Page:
A confession: These last few weeks, while I’ve been chiding the legislature and advising the curators, to no appreciable effect in either case, I’ve been doing it from a safe distance. Well, maybe not a safe distance, but a considerable distance. Thanks to the wonders of the Internet, I can keep up with Columbia from my temporary home in Buenos Aires, Argentina.
I have a tiny video clip of my father.
In the clip, my dad isn’t doing anything important. He’s throwing out an old pizza box.
Three seconds, that’s all. Nothing important. But I watch it frequently.
Because we never know when things are going to end.
Maybe you’ve heard the phrase “party till the cows come home.” But what happens if the cows won’t come home?
I’ve talked about it before in this space: that you, dear reader, are forcing my profession and your newspaper to re-examine just about everything.
It is the biggest game in town. Not here in the middle of Middle America, but in Oakmont, Pa., just outside of Pittsburgh. We host the Special Olympics, the Show Me Games and Senior Games, but they are nothing compared to the biggest citizen tournament in the United States — the United States Golf Association’s 2007 Open.
Memorandum to Mayor Darwin Hindman: Please lose the notion of appointment of a citizen review board to exercise oversight of the Columbia Police Department. This is an extremely bad idea, the application of which will cure nothing but create a problem that does not exist.
Some people insist that it will take a major tragedy to unite Americans because we’re divided by so many issues in so many ways. I hope that’s not true. It would be good if we could unite around a good idea. I believe if we could get a law passed making it illegal for candidates running for national office to accept or spend more than $50,000 for a single political campaign we could begin to repair the damage caused by the political divisiveness. For one thing, this would make it totally unnecessary for candidates to have to sell their souls to lobbyists in order to get elected.
Our university’s Board of Curators hasn’t managed, as far as I know, to hire a new president yet; but it has given us a perfect demonstration of the evils of excessive secrecy.
What do you like to read? I always want to know. I ask my friends. I ask my students. Their choices help me get to know them better. But I’m also looking for that next great read. Personal recommendations are more honest than dust jacket quotes. So I peppered friends and family with e-mails for suggestions for a summer book list. They came up with wonderful choices.
The easiest part of being a journalism professor may be teaching. The toughest part is trying to figure out what journalism will look like when our students are my age.
Unlike most of you, my experience with Columbia Regional Airport is not limited to the Veteran’s Salute Air Show and trying to catch a ride on Mesa Air to St. Louis or Kansas City. As of May 16, I am the newest member of the Airport Advisory Board. It says so on the Certificate of Commission signed by Darwin.
Had a little time on my hands the other day. So I thought I’d think a little about time. It’s a fascinating subject and one that will frustrate what little gray matter you might have. Funny. I had never thought about time before. So I tried to force myself to say what time is. Or what it was or what it will be.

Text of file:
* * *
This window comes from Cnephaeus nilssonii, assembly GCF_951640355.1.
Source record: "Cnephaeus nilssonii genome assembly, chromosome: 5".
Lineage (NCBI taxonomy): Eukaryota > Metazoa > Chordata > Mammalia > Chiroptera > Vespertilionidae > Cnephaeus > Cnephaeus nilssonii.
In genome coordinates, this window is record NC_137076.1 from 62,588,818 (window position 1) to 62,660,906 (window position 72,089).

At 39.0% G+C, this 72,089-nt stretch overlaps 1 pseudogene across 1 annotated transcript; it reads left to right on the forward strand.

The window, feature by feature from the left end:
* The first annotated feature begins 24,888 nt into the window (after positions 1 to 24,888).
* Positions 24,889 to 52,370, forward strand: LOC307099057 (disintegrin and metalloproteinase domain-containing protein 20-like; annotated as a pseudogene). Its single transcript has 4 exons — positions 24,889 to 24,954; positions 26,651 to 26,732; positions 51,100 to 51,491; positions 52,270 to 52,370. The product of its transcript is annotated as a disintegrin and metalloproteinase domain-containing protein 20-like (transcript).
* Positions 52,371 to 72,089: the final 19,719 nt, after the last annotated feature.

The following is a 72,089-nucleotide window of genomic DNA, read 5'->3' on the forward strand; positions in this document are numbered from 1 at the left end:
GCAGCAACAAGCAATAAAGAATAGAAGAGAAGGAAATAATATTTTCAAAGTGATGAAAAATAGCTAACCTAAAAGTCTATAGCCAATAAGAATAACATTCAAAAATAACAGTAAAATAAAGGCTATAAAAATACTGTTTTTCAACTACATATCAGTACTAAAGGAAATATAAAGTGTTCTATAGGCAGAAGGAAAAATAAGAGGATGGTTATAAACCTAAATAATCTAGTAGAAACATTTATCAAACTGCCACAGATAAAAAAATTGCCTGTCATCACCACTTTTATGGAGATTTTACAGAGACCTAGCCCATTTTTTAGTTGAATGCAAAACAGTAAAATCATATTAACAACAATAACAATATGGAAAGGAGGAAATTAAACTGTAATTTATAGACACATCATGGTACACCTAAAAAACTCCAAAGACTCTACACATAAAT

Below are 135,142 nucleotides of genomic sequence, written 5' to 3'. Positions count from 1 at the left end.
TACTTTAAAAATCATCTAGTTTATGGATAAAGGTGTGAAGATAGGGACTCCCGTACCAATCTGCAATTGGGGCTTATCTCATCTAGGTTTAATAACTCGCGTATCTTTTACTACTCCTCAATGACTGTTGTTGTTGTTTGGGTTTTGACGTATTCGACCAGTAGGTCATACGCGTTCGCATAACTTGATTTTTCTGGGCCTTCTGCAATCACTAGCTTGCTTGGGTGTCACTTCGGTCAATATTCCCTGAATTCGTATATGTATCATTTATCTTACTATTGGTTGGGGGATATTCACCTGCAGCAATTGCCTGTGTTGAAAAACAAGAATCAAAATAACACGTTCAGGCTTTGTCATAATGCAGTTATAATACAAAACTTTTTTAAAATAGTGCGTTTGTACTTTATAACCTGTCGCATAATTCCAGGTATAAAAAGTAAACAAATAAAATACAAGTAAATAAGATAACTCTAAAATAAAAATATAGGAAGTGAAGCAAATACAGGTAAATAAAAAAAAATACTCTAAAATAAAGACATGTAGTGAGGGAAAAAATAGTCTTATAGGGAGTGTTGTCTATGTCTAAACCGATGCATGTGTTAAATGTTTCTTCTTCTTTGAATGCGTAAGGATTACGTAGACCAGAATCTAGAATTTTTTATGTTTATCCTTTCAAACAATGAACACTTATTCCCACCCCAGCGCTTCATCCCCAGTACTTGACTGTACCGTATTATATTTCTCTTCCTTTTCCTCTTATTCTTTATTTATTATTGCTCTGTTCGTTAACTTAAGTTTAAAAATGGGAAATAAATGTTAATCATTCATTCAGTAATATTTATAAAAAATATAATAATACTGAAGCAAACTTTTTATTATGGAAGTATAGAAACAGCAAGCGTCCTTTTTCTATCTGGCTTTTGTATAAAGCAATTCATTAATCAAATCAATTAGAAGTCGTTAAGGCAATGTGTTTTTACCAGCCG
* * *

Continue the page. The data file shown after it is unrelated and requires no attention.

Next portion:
This is the time of year that most proves the wisdom of my choice to make Columbia our retirement home as the weather begins to mirror the hospitality of its citizens.
Congress, apparently content to explore ever new depths in public disapproval, is on the verge of having a single member derail the most meaningful reform in years of the federal Freedom of Information Act.
A friend recently visited relatives in a Southern city, and he was impressed with the way the folks he stayed with clung to their family traditions. He was particularly struck by how the entire family gathered at the breakfast and dinner table, morning and evening, every day for meals and conversation. This was not common practice among his friends.
Today’s discussion is about immigration, migration and even remigration. These issues are a great part of the current debate about immigration reform in the U.S. Congress. We’d like to put some perspective on that debate.
Thank the Almighty, whatever that might mean, for planting the seed of life in the lesbian body of Mary Cheney and for granting her parents the opportunity to show support for a homosexual couple raising a child in an atmosphere of love. The message, carried prominently in news reports throughout the world, is that America has come of age in recognizing, as do most truly modern countries, that homosexuality is indeed normal.
Imagine a line composed of every household with children in the United States, arranged from lowest to highest income. Now, divide the line into five equal parts. Which of the groups do you think enjoyed big increases in income since 1991? If you read the papers, you probably would assume that the bottom fifth did the worst. After all, income inequality in America is increasing, right?
The Memorial Day weekend air show has become a Boone County tradition. I’ve never attended, but I’ve always thought it was a nice way to get people out to trample the grass growing on the runways of Englewood International Airport. The patriotic, even militaristic, nature of the activities hasn’t bothered me much. What always did bother me, though, was the unconstitutional censoring of protesters’ First Amendment rights. It was not only illegal, but also unwise, for the city of Columbia to conspire with the air show organizers to forbid a hardy handful of antiwar activists from handing out leaflets and circulating petitions.